In 2019, a higher share of Gavi-supported countries than ever before met their co-financing obligations on time, thanks to strong political commitment.
Gavi’s long-term approach to developing healthy markets for critical vaccines has led to greater stability and security, providing countries with the confidence that supplies will be available to meet their demand.
A growing number of countries are transitioning out of Gavi support. Here’s how we help them sustainably finance and manage their vaccine programmes over the long term.
One of the vital components to Gavi’s capital structure is the International Finance Facility for Immunisation (IFFIm). A powerful and award-winning financial tool launched in 2006, IFFIm issues Vaccine Bonds on the capital markets against long-term donor pledges.
The Vaccine Alliance has been working hard in recent years to build greater resilience in supply chains, an effort that is starting to show results.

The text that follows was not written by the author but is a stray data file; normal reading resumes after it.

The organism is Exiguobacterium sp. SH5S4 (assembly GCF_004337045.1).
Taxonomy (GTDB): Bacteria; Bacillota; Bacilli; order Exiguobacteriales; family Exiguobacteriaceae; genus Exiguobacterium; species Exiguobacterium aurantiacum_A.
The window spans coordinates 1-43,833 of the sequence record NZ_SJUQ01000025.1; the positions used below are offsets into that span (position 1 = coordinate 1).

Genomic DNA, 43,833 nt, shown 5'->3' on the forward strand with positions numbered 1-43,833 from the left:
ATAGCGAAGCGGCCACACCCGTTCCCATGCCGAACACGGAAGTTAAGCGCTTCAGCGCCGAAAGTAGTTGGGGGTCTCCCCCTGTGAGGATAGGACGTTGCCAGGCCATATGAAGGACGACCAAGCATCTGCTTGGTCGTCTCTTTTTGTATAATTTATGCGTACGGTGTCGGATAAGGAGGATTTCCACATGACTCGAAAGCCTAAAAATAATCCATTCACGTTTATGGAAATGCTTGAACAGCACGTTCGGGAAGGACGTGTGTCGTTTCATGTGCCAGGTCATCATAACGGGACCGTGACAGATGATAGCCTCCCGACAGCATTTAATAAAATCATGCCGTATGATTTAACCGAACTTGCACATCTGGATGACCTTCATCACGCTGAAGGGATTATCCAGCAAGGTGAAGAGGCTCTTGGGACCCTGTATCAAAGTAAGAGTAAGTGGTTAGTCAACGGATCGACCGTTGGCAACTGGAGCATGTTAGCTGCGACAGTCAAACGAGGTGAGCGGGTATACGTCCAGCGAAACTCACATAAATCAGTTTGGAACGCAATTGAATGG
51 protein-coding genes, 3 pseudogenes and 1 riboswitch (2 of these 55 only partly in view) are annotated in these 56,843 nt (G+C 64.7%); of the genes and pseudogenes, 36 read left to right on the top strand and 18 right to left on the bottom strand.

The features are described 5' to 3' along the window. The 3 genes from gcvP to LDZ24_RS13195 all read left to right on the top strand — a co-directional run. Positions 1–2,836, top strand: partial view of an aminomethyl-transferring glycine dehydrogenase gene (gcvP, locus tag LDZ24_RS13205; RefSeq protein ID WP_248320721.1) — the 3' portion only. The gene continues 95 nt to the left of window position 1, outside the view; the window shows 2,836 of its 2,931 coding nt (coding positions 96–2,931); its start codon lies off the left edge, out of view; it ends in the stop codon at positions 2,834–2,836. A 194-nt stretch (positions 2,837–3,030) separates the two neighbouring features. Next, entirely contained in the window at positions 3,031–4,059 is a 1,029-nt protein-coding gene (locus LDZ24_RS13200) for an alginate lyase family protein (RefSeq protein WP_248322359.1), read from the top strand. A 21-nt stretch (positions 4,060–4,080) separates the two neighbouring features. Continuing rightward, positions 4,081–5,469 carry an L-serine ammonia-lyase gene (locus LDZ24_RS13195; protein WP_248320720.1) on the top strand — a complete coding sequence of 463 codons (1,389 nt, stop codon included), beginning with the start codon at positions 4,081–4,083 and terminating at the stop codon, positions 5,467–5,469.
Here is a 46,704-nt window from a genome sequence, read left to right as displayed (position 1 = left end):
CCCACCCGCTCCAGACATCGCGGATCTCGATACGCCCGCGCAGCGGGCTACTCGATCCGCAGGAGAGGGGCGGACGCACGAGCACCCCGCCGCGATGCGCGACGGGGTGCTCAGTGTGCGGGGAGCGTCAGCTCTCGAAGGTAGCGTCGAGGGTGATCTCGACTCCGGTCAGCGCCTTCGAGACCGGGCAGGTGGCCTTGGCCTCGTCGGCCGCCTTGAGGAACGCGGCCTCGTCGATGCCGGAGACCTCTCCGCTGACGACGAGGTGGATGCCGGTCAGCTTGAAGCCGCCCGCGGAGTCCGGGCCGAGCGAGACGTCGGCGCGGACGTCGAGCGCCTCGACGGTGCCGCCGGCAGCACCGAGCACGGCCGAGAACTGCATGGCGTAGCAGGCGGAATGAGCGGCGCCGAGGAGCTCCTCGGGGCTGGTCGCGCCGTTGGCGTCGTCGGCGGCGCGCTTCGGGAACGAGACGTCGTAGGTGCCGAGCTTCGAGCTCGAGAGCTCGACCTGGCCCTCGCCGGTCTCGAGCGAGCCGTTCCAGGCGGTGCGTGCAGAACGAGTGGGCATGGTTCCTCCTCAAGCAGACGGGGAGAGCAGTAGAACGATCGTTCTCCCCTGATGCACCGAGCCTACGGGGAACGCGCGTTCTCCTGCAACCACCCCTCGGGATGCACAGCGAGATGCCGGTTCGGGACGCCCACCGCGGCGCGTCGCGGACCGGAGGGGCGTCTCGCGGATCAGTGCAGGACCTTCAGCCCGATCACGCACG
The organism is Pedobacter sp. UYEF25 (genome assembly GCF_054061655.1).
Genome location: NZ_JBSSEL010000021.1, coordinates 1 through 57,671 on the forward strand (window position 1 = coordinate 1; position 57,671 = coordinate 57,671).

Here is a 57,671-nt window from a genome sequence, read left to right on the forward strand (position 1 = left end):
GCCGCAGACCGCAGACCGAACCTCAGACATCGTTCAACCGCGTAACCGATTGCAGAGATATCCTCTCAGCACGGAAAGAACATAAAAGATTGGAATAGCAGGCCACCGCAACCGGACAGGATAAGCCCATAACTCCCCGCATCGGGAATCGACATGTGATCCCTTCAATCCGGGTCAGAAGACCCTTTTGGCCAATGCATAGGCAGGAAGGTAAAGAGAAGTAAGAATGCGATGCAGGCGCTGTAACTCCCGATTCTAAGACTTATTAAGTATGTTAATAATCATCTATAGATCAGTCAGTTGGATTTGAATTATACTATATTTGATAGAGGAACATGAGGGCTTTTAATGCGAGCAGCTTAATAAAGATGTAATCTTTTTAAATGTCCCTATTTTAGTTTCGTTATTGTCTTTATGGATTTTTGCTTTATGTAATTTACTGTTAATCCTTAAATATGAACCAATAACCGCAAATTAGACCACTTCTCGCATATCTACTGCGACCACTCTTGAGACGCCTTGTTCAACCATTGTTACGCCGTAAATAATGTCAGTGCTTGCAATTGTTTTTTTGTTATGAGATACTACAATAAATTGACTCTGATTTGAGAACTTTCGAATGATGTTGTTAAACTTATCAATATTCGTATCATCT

Building and maintaining demand for immunisation is an integral part of Gavi’s work to increase coverage and equity. Here’s an insight into how we have achieved this.
Over 50% more children were immunised in Gavi countries in 2019 than in 2000, yet 10.6 million children continue to miss out entirely on basic vaccinations. Here’s why reaching these children and setting them on the pathway to full immunisation is our highest priority.
The benefits of immunisation extend beyond preventing childhood deaths. Vaccines are also a vital tool in the fights against cancer, outbreaks and antimicrobial resistance.
After transitioning out of Gavi support in 2017, the Republic of Moldova is mobilising champions and advocates to strengthen vaccine confidence – which is crucial to the success and sustainability of immunisation programmes.
Here’s how Gavi helps lower-income countries get the new vaccines and products they need to address urgent threats to public health – from cholera and COVID-19, to Ebola and pneumonia.